Mixed sex hospital wards still exist despite Labour pledges

Epsom and St Helier Hospital Trust is one of seven in London which still has mixed wards

Epsom and St Helier Hospital Trust is one of seven in London which still has mixed wards

First published in News

Epsom and St Helier hospitals are still treating patients in mixed-sex wards, despite government’s decade old promises to stop the practice.

According to research by the Conservative Party, seven of London's hospital trusts are still treating men and women in Nightingale wards, where patients cannot even count on a curtain for privacy.

Male and female patients in the Epsom and St Helier, Barts and London, Whipps Cross, Barnet and Chase Farm, Moorfields Eye and King's College and Hillingdon hospital NHS Trusts are also forced to share lavatories and bathrooms.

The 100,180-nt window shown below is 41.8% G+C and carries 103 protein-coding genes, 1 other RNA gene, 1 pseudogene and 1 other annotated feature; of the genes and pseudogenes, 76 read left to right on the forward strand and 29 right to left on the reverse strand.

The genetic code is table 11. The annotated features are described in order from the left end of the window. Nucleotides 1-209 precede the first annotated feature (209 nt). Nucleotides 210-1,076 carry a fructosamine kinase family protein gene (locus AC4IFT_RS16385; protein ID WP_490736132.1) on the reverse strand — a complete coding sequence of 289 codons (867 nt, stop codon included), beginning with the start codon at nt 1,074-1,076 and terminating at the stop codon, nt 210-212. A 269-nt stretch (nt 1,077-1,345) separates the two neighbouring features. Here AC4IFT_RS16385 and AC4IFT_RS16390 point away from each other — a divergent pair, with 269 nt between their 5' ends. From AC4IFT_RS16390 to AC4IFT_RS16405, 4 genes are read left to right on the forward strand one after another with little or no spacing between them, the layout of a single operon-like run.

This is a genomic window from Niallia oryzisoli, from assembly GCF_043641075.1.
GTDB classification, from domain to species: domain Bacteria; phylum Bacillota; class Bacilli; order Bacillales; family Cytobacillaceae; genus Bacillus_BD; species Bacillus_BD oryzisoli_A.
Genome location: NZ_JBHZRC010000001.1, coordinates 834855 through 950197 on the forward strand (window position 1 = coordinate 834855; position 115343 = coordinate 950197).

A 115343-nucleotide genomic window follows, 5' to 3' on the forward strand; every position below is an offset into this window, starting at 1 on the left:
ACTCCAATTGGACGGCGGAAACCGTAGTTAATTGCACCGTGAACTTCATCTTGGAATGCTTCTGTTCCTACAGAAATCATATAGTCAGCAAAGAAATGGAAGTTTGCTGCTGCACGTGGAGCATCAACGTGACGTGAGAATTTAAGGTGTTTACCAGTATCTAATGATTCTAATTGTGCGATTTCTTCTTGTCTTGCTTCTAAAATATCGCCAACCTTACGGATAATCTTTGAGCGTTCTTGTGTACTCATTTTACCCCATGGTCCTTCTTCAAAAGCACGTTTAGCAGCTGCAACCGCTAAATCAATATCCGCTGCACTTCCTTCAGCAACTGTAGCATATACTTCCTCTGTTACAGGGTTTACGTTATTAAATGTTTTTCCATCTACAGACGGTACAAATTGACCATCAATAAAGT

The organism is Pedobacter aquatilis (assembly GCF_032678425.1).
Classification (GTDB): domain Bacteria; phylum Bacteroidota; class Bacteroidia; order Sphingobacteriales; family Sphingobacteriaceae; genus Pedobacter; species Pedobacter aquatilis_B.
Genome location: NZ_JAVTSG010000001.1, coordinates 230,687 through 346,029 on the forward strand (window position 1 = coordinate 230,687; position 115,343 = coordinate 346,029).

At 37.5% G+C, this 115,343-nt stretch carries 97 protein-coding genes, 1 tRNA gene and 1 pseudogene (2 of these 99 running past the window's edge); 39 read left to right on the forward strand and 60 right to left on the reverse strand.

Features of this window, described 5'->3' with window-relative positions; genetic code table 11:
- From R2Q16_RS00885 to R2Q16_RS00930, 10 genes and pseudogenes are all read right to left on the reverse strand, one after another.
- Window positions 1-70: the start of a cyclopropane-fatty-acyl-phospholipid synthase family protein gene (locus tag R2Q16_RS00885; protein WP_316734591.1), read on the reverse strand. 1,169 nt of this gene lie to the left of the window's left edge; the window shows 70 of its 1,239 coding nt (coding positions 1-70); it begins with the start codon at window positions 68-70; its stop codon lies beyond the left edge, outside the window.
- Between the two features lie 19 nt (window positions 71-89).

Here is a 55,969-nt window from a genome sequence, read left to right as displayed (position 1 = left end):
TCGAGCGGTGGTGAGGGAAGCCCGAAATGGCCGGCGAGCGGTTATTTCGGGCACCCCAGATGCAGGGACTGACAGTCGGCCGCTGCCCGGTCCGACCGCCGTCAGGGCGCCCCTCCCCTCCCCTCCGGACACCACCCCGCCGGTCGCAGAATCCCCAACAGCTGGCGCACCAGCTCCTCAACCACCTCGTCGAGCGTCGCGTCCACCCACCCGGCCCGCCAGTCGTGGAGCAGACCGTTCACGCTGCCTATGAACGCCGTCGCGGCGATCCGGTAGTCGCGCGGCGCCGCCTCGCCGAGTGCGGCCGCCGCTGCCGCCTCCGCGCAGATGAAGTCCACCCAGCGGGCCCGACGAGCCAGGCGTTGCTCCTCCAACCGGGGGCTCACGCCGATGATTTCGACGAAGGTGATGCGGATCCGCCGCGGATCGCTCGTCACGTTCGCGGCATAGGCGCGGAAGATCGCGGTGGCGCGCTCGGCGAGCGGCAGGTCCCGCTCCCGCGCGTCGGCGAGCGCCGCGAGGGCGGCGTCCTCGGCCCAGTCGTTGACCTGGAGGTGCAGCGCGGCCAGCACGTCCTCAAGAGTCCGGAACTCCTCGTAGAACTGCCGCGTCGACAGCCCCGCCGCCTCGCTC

According to the research 15 per cent of hospital trusts across the country still use "Nightingale" wards, while 16 per cent have wards where patients are only separated by curtains.

Labour pledged to scrap the wards as part of its 1997 election manifesto and the Health Secretary Alan Johnson stated last April that the government was within "touching distance" of eradicating the unpopular wards altogether.

Shadow health secretary Andrew Lansley said: "Despite hearing Labour ministers make promise after promise to end the scandal of mixed-sex wards, we have not seen the necessary action and they continue to blight our hospitals. It has been a long list of promises made and broken."

However, the Department of Health claimed progress is being made in reducing mixed-sex wards. A spokesman said: "There will be some instances where urgent medical care must take precedence over complete gender segregation."

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